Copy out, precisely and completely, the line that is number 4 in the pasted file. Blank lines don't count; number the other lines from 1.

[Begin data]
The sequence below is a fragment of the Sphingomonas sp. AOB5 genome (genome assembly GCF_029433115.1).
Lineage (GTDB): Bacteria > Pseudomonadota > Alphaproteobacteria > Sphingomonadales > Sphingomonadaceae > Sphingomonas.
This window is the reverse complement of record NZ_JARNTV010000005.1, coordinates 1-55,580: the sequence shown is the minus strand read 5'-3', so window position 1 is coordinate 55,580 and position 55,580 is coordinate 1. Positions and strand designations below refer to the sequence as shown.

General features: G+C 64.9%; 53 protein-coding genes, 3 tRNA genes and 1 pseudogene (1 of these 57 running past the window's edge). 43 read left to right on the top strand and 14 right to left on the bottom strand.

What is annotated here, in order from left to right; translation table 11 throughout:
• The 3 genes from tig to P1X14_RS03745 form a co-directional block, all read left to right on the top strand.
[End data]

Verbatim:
General features: G+C 64.9%; 53 protein-coding genes, 3 tRNA genes and 1 pseudogene (1 of these 57 running past the window's edge). 43 read left to right on the top strand and 14 right to left on the bottom strand.